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Privacy & Security

Every effort has been made to balance a suspect's right to privacy with the need for police officers to collect evidence. In accordance with the DNA Identification Act, the RCMP has imposed strict procedures governing the handling of DNA profiles and biological samples to ensure that privacy interests are protected. Information collected by the National DNA Data Bank will be used strictly for law enforcement purposes. All other uses including medical research are strictly prohibited and punishable by law.

A National DNA Data Bank Advisory Committee has also been established to advise the Commissioner of the RCMP on matters relating to the establishment and operation of the National DNA Data Bank.

The aim of the National DNA Data Bank is to provide an unprecedented investigative tool that will allow police to link crime scenes across jurisdictions and help in apprehending serial and repeat offenders. As well, it can help to focus an investigation by eliminating suspects whose DNA profile is already in the Data Bank, and can eliminate those wrongly suspected. By narrowing the field of suspects and linking crimes early in the investigation or helping to identify suspects, the Data Bank is expected to reduce the length and cost of many investigations. By providing greater certainty in the identity of suspects, it has the potential to reduce the length - and therefore the cost - of trial and to increase the likelihood of conviction.

During hearings by the House of Commons and Senate committees examining legislation leading to the DNA Identification Act, the Privacy Commissioner of Canada voiced concern about the protection of the privacy of individuals whose biological samples are in the DNA Data Bank. This could include persons incarcerated whose samples are retained by the Data Bank while the profile is contained in the Convicted Offenders Index, or persons whose DNA was collected at a crime scene and the DNA profile was forwarded to the Data Bank for possible matching.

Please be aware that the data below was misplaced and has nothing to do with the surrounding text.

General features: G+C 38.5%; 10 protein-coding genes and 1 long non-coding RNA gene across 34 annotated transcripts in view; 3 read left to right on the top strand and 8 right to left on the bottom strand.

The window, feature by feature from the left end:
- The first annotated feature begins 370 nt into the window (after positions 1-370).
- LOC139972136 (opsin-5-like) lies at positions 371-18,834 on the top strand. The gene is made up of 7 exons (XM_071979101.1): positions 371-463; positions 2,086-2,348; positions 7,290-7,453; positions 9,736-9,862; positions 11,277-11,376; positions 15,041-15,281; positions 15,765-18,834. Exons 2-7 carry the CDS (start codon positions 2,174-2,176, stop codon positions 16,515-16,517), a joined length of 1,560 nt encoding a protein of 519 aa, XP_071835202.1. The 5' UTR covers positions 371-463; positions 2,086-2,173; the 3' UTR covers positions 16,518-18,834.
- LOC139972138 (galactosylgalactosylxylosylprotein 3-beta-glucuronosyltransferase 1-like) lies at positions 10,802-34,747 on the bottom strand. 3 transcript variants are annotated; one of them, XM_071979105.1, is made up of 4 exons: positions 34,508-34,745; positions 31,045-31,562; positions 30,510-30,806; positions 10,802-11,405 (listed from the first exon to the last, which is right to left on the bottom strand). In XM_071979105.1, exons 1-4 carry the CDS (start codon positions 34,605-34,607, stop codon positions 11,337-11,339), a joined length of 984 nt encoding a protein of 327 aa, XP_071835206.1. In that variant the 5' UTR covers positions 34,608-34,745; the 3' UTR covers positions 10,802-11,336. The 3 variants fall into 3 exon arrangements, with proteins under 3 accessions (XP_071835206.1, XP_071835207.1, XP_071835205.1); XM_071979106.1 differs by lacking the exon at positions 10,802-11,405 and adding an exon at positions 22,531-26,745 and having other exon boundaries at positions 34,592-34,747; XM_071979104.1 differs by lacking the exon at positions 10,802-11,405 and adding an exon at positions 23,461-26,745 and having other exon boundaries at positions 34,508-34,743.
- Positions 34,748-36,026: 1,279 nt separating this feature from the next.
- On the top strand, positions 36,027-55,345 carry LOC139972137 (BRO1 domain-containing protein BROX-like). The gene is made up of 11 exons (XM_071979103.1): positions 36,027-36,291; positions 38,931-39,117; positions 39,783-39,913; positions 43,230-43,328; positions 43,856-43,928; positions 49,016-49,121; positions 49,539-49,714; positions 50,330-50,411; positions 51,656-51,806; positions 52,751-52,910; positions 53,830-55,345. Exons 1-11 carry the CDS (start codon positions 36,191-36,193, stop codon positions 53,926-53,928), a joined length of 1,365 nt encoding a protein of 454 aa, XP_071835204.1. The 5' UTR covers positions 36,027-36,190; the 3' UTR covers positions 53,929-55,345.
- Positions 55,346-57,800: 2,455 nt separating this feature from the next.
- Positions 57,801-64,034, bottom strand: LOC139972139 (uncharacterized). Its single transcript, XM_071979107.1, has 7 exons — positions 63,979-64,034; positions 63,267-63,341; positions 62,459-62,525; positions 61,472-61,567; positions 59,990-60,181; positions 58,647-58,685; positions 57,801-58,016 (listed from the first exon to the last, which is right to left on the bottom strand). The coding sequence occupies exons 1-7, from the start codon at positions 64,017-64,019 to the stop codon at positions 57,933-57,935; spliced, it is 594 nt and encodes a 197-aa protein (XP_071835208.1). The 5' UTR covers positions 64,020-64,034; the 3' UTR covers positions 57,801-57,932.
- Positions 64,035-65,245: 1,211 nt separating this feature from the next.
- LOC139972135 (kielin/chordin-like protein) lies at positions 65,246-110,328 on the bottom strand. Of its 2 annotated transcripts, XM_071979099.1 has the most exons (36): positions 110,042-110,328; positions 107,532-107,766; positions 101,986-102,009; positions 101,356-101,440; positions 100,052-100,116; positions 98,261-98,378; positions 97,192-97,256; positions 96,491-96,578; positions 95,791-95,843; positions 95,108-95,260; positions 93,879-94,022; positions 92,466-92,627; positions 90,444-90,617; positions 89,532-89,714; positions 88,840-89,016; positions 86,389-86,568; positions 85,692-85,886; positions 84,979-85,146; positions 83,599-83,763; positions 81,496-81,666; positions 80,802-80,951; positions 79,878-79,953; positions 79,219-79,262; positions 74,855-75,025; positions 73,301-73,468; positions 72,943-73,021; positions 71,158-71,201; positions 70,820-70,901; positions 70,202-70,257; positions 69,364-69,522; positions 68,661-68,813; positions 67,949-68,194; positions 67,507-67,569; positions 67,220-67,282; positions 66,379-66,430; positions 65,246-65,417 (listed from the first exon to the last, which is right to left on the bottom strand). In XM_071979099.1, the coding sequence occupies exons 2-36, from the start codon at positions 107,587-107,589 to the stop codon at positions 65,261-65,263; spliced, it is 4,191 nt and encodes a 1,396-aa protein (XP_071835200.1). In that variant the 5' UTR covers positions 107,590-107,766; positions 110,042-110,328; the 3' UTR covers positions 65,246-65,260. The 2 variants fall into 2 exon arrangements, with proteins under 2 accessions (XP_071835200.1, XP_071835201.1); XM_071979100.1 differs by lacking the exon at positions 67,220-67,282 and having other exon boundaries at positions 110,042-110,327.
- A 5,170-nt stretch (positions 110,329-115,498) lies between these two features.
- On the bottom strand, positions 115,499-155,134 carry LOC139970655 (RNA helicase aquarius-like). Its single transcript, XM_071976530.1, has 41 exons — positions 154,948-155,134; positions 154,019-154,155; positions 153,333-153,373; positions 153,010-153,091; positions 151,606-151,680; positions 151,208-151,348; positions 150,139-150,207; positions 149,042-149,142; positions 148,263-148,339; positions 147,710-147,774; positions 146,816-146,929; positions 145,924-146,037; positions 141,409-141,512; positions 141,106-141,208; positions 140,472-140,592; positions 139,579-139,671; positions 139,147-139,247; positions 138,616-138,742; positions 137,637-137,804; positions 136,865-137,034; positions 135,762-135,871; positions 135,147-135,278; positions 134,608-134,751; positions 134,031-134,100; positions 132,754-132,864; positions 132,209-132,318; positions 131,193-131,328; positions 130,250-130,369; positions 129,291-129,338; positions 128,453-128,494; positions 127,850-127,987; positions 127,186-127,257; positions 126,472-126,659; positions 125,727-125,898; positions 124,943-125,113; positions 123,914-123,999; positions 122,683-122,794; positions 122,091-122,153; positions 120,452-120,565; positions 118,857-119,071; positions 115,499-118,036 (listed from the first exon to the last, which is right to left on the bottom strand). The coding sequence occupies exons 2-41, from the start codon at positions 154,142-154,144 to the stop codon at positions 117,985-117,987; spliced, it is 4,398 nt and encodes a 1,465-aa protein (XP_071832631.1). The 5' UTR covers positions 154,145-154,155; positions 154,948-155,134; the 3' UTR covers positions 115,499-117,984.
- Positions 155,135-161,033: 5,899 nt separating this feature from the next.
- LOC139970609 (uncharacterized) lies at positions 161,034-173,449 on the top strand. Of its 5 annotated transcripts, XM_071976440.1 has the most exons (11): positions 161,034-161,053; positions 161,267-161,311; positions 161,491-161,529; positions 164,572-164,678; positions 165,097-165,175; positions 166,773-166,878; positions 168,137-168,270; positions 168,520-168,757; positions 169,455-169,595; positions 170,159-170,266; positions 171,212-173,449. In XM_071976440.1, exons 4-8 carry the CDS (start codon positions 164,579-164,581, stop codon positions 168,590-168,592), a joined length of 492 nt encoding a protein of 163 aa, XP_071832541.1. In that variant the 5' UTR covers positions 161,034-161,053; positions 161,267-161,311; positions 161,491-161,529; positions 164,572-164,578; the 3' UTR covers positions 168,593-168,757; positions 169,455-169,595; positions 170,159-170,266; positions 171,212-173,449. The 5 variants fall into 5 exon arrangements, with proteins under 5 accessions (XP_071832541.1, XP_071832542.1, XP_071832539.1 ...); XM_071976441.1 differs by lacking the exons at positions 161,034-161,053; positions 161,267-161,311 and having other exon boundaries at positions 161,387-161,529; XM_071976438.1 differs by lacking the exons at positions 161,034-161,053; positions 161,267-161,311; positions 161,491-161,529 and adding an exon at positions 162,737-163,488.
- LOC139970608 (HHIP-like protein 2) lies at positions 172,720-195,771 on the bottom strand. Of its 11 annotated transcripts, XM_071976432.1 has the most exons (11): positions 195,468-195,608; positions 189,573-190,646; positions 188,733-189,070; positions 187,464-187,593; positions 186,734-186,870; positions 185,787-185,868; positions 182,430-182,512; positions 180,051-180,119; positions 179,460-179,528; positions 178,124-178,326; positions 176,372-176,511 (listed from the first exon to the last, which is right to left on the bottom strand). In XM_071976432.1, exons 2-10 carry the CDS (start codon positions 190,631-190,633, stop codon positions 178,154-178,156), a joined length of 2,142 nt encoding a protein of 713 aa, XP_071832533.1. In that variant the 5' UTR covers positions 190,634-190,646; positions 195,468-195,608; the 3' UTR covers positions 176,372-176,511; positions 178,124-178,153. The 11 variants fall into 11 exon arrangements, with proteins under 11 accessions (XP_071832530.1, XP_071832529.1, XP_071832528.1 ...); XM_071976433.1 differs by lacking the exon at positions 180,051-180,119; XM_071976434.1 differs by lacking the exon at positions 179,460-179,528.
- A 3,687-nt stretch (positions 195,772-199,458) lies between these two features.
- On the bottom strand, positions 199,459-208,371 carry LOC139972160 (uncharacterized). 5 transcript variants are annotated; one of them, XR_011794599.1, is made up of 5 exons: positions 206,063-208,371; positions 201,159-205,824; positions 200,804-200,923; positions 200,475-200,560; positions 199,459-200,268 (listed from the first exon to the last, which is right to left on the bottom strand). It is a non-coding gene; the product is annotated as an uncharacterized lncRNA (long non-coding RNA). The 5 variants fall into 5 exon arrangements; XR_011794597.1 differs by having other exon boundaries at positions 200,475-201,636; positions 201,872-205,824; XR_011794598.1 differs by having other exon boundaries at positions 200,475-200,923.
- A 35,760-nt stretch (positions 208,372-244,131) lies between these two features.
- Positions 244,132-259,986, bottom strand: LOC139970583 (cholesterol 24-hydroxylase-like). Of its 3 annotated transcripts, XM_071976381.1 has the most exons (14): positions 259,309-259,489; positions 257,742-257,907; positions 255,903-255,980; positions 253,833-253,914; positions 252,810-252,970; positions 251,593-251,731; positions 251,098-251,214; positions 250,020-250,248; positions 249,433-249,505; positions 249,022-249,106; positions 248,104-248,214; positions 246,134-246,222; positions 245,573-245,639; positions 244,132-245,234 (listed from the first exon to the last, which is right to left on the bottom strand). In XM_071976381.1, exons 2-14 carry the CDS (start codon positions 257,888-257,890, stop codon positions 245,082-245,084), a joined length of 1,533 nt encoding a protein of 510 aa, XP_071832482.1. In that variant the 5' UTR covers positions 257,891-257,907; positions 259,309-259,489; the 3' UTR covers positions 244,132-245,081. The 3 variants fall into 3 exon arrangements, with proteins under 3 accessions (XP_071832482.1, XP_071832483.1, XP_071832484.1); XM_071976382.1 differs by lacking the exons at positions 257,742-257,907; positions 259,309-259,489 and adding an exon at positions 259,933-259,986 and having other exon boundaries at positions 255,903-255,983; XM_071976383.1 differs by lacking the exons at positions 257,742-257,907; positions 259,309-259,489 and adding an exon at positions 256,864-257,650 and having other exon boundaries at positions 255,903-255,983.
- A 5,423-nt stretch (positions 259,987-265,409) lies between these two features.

The National DNA Data Bank has strict controls on the handling of samples and the information derived from them. Procedures have been developed which separates the genetic information (DNA profiles and sample card) from the personal information.


The Process

The National DNA Data Bank is a post conviction investigative tool. At the time a sample is collected from a convicted offender, a unique number or "bar code" is attached, and it remains the sole identifier throughout the analysis process so that the personal identity of the donor is not known to the DNA Data Bank staff.

When the collected samples are first received at the National DNA Data Bank, the fingerprints on the sample collection card and the fingerprint identification form are compared to ensure that they match. This is an important first step which confirms and maintains the integrity of the Data Bank information. After this confirmation of match, the biological sample is separated from the information contained on the fingerprint identification form. The fingerprint identification form and the documentation are then forwarded to the Canadian Criminal Records Information Service (CCRIS) within the RCMP's Information and Identification Services Directorate. The biological sample card, identified solely by its bar-code is transferred to the NDDB laboratory for analysis. Upon successful completion of the DNA profiling process a ''flag'' (which states ''DNA on known offender Data Bank'') is placed on the offender's CNI record on CPIC to indicate that the offender has a valid and reliable DNA profile entered into the COI. This is primarily provided as an easy reference check so that police officers or prosecutors may, under s.487.053 of the Criminal Code, advise the court that there is already a DNA profile belonging to the offender in the DNA Data Bank. If the DNA profile from a crime scene sample (analyzed by one of the operational forensic laboratories) matches the DNA profile from a convicted offender sample, the submitting laboratory is contacted by CCRIS and can then associate the crime scene sample with an individual.

When a match in the Crime Scene Index is found between two crime scene profiles, the submitting laboratories are notified. The identity of the donor or the specific nature of the biological sample (blood, hair, etc.) are not known to the staff of the DNA Data Bank. However, the operational forensic laboratories which originally submitted the DNA profile data from the crime scenes can now exchange information, linking the crime scenes.